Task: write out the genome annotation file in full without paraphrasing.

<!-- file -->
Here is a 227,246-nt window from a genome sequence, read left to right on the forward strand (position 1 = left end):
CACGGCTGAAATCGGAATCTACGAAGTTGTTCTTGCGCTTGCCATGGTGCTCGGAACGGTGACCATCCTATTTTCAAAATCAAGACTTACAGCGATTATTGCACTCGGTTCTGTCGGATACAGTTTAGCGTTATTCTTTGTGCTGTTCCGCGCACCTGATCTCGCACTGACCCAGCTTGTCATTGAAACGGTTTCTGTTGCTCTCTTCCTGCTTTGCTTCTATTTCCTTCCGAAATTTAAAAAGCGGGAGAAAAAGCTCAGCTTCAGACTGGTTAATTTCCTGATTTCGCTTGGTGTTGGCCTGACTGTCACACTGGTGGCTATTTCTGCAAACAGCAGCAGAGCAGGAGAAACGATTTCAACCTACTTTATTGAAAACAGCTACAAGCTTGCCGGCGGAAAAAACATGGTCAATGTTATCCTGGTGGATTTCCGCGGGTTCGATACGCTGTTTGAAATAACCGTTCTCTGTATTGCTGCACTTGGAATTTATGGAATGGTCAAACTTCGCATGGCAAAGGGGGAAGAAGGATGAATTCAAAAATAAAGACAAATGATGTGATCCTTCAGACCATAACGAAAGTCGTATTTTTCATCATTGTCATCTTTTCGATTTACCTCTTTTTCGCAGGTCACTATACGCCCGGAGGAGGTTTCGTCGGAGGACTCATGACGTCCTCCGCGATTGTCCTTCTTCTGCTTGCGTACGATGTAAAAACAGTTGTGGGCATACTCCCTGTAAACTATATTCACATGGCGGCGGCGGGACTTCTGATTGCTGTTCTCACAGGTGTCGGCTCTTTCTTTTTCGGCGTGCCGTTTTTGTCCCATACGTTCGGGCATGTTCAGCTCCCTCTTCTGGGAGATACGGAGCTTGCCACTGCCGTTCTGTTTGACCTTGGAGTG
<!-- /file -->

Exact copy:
Here is a 227,246-nt window from a genome sequence, read left to right on the forward strand (position 1 = left end):
CACGGCTGAAATCGGAATCTACGAAGTTGTTCTTGCGCTTGCCATGGTGCTCGGAACGGTGACCATCCTATTTTCAAAATCAAGACTTACAGCGATTATTGCACTCGGTTCTGTCGGATACAGTTTAGCGTTATTCTTTGTGCTGTTCCGCGCACCTGATCTCGCACTGACCCAGCTTGTCATTGAAACGGTTTCTGTTGCTCTCTTCCTGCTTTGCTTCTATTTCCTTCCGAAATTTAAAAAGCGGGAGAAAAAGCTCAGCTTCAGACTGGTTAATTTCCTGATTTCGCTTGGTGTTGGCCTGACTGTCACACTGGTGGCTATTTCTGCAAACAGCAGCAGAGCAGGAGAAACGATTTCAACCTACTTTATTGAAAACAGCTACAAGCTTGCCGGCGGAAAAAACATGGTCAATGTTATCCTGGTGGATTTCCGCGGGTTCGATACGCTGTTTGAAATAACCGTTCTCTGTATTGCTGCACTTGGAATTTATGGAATGGTCAAACTTCGCATGGCAAAGGGGGAAGAAGGATGAATTCAAAAATAAAGACAAATGATGTGATCCTTCAGACCATAACGAAAGTCGTATTTTTCATCATTGTCATCTTTTCGATTTACCTCTTTTTCGCAGGTCACTATACGCCCGGAGGAGGTTTCGTCGGAGGACTCATGACGTCCTCCGCGATTGTCCTTCTTCTGCTTGCGTACGATGTAAAAACAGTTGTGGGCATACTCCCTGTAAACTATATTCACATGGCGGCGGCGGGACTTCTGATTGCTGTTCTCACAGGTGTCGGCTCTTTCTTTTTCGGCGTGCCGTTTTTGTCCCATACGTTCGGGCATGTTCAGCTCCCTCTTCTGGGAGATACGGAGCTTGCCACTGCCGTTCTGTTTGACCTTGGAGTG